Editor's note: Dr. Ford Vox is a medical writer and neuro-rehabilitation physician. He is the medical director of Brain Injury Rehabilitation at New England Rehabilitation Hospital and clinical assistant professor of Physical Medicine and Rehabilitation at Tufts University School of Medicine.
Boston (CNN) -- A man born without functioning legs ran the 400 meters in 45.07 seconds on July 19, 2011, the fastest time recorded by an amputee. The ripple effects of this historic achievement may initiate a paradigm shift in how we view our bodies.
That's because any time under 45.25 seconds is good enough to earn a spot in the London Olympics next summer, and the July race qualified 24-year-old Oscar Pistorius to represent the South African track team in the World Championships in Athletics starting Sunday with the 400 meter heats in Daegu, South Korea.
Pistorius will need to run one more time under 45.25 seconds in the first half of 2012 before finally earning his spot in the Olympics, and at this point most observers believe he will make it.
The Olympics was a dream painfully deferred in 2008 when Pistorius missed his qualifying time for Beijing by 0.7 seconds after finally winning out in a drawn-out battle of physiology experts. The International Association of Athletics Federations, the governing body for track and field sports, ultimately agreed to overturn its own 2007 decision disqualifying Pistorius and his prosthetic legs.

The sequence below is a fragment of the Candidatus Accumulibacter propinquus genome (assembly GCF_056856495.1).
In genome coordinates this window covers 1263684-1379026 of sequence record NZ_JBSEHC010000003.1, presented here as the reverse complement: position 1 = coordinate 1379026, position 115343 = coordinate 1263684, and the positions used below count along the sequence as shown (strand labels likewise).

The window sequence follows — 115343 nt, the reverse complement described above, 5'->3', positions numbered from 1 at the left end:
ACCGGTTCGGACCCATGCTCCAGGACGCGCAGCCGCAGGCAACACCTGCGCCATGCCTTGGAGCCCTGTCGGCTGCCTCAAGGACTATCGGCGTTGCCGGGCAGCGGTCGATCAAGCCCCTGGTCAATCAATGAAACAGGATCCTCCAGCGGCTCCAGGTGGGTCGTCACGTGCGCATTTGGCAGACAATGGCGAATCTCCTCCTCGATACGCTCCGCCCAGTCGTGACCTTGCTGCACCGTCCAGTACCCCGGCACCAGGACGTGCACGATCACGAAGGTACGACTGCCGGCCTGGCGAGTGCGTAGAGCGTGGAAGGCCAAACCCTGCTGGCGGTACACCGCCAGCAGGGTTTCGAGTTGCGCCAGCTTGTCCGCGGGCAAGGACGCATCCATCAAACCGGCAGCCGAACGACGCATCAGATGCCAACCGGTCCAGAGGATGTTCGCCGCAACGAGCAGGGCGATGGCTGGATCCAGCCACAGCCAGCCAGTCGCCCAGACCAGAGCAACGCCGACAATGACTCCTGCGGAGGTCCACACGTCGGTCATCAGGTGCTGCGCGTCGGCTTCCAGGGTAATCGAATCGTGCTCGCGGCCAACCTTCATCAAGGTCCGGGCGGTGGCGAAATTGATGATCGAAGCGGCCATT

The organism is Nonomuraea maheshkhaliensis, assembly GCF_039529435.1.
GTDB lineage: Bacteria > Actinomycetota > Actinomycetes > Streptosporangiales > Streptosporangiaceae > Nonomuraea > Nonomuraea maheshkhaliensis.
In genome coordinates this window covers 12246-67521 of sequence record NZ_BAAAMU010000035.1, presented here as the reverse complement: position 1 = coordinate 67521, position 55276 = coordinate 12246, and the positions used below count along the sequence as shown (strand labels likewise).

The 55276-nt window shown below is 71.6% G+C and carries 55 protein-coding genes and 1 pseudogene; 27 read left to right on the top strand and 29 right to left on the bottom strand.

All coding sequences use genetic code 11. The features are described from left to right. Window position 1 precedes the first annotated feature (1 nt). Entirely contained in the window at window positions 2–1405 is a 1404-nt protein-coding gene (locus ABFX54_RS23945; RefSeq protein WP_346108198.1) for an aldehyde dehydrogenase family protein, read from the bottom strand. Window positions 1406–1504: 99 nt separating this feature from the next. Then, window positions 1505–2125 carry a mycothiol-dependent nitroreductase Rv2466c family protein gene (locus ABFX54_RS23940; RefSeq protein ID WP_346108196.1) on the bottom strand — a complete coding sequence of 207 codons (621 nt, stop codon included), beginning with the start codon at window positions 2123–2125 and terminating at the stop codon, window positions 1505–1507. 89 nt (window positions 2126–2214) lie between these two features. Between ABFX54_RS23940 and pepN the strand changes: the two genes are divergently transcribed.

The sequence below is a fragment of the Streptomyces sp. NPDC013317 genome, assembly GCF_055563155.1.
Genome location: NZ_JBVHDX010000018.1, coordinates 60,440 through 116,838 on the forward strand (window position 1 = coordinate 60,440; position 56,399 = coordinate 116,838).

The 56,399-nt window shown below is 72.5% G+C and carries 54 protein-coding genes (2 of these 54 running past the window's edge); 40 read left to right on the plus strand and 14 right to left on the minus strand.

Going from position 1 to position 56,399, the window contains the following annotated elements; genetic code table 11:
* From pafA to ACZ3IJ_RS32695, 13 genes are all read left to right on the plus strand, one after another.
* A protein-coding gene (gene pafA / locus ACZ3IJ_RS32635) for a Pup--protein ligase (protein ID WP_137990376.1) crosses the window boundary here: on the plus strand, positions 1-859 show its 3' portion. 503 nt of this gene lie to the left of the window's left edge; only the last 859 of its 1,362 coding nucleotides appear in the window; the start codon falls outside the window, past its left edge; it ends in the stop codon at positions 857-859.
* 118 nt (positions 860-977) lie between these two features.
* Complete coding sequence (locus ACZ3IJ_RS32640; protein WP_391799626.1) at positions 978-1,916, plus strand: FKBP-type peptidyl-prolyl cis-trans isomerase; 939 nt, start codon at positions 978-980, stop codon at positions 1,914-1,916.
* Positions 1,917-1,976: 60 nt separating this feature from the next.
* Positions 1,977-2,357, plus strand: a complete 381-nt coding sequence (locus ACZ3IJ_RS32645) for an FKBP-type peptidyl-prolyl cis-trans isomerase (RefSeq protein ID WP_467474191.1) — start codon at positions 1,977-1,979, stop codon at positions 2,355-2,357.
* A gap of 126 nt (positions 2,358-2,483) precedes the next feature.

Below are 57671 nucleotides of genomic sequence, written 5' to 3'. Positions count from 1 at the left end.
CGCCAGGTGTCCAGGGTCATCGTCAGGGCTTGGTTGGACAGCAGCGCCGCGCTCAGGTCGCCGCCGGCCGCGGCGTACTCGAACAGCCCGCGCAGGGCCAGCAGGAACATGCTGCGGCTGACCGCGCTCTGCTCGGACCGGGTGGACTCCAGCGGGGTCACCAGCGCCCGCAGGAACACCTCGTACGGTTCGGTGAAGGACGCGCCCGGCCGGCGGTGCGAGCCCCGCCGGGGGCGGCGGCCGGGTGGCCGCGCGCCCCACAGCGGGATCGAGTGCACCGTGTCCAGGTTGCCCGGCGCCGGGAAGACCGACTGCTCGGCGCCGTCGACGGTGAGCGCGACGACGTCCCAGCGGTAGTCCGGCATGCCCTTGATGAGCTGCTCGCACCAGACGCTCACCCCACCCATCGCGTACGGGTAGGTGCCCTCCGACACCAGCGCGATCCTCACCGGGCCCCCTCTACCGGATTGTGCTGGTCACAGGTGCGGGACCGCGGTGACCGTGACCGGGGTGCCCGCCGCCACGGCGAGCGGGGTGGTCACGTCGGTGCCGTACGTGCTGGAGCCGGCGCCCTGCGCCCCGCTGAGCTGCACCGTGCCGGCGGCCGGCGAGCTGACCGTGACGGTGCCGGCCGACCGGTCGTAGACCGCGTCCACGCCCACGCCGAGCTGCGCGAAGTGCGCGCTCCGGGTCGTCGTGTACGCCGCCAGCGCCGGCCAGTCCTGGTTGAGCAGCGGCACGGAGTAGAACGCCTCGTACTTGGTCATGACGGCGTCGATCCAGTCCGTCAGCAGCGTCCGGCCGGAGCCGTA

The IAAF's 2007 statement that prosthetic legs would sully the "purity" of sport was based on flawed research by the German Sport University Cologne that found Pistorius needed less energy to run than did athletes on normal legs. But the German testing failed to take into account such basics of sprinting physiology as the importance of anaerobic metabolism. The bulk of the energy used in a 400 meters is burned without the aid of oxygen, says Hugh Herr, an MIT scientist who helped school the IAAF.